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Wall Street’s (Fractured) Fairy Tales -- #3: It’s a Kinder, Gentler, Chastened Wall Street (Part I)

In his interview with the Wall Street Journal today, Treasury Secretary Timothy Geithner said the Obama administration “wouldn't allow Wall Street to return to such old habits as taking on excessive risk,” or that Wall Street could be “returning to business as usual.”  
"I don't think the financial system is reverting to past practice, and we won't let that happen," Mr. Geithner said.

Secretary Geithner said it and I believe him. He’s right, they aren’t ‘reverting to past practice.’ They never stopped their business as usual practice! OK, maybe long enough for Hank Paulson, as Treasury Secretary, to dispatch his personal nemesis, Dick Fuld of Lehman Brothers (and coincidentally, 24,0000 other employees in the process.)  

And maybe long enough to slurp at the taxpayer trough when taxpayer-funded loans were offered. The scent of free money will attract Wall Street like corn brings in the pigs. So they cried poor and talked about how dreadful their exposure was to risk that could bring the whole economic system of the United States crashing down if they didn’t get a few tens of billions of that free money themselves. It was only when they discovered that the free money came with a cap on salaries and bonuses that – miraculously – they all managed to unwind all those apocalyptic positions and were suddenly solvent enough to return our money – after ensuring their bonuses were covered, of course.  

What planet is Secretary Geithner living on?

Using Goldman Sachs (NYSE:GS) as but one example, The Firm went from “we’re drowning out here! Send us a taxpayer lifeline!” to (less than six months after “nearly going under”) a quarter in which 97% of all trading days reflected massive profits. That is a statistically impossible feat – unless somebody was lying one of those times. Which is it, Goldman? Did you really not need that lifeline from us? Or did you not resort to front-running and other chicanery – you know, Wall Street business as usual – in your most recent reporting period?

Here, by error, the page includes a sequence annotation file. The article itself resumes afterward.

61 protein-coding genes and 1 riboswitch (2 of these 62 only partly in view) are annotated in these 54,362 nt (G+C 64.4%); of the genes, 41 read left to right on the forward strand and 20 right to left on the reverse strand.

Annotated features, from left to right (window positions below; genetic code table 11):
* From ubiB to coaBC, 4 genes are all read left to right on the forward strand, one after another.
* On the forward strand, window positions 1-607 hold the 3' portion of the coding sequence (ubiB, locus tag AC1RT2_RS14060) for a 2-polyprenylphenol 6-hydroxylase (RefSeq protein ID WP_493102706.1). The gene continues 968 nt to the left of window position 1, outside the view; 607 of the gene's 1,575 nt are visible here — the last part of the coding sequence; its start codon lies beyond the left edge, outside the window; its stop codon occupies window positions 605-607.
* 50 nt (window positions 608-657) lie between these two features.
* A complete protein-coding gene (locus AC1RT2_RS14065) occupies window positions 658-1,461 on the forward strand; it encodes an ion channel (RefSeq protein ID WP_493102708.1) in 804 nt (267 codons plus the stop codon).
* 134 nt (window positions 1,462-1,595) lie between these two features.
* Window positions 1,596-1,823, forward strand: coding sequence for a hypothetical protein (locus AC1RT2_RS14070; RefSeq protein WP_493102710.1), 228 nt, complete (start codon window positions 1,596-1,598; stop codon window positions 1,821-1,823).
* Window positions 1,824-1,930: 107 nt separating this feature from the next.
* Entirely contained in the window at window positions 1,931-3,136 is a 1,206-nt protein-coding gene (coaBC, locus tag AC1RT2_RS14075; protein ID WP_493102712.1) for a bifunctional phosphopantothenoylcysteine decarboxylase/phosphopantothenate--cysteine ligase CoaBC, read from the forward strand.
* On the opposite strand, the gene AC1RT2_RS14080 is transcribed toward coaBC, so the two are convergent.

Mr. Geithner further notes, "The consequence of achieving stability is that people can raise money, can raise equity, can borrow more easily at lower rates, that these markets have liquidity again.”

How’s that working for you, Mr. and Mrs. American? Can you raise money? Borrow more easily at lower rates? And with nearly a third of all American homes carrying mortgages in “negative-equity” (there is more owed on the mortgage than the property is worth) are you feeling like you have ‘liquidity’ again?  

Mr. Geithner and the rest of the Administration aren’t so much worried about the cause of the problem – Wall Street continuing to cheat the rest of America via shady trading practices – as they are about the effect.  As the article notes, “the administration is concerned about the potential for populist anger, particularly as banks resume paying high salaries and bonuses to executives.”  

Populist anger?  How very condescending of them!  Rather than worry about the effect, “populist anger” – which shifts the responsibility to those of us poor unwashed out here unable to control our frustration instead of discussing this over a 40-year-old scotch at The Club, the way gentlemen do – let’s place the onus back where it should be: on the cause.

It’s business as usual on Wall Street. Program trading, dark pools, algorithmic trading and high-frequency trading are but a few of the terms you may have heard that evince ways in which Wall Street ensures the playing field is uneven versus individual investors.

These terms are tossed around all to freely, so let’s take a moment to try to define them. They mean very different things to different people so I’ll stick with the best plain vanilla definitions I can.

For instance “program trading” means, in common usage, massive “black box” computer-generated trading in which computers are programmed to execute hundreds of millions of shares in toto based upon some event like a close above x or CPI coming in below y or the price of oil going to z, all without the pesky time-wasting hand of man getting in the way. If the order can’t be executed within 25 milliseconds – less time than your brain can comprehend that the period at the end of this sentence means the end of a thought, then some other computer on Wall Street beat you to the trade. (And I do mean “on” Wall Street. If you’re more than a couple blocks from Wall and Broad, the delay in transmission of an extra 10 milliseconds will lock you out of every trade.)

Actually, that definition refers more to algorithmic trading. The NYSE defines program trading rather more benignly as "a wide range of portfolio trading strategies involving the purchase or sale of 15 or more stocks having a total market value of $1 million or more." Of course the NYSE is an organization that defines one of those delightfully Orwellian terms Wall Street lawyers are so fond of: it is an SRO, or a Self-Regulatory Organization. The definition of a Self-Regulatory Organization? “Foxes guarding the henhouse.”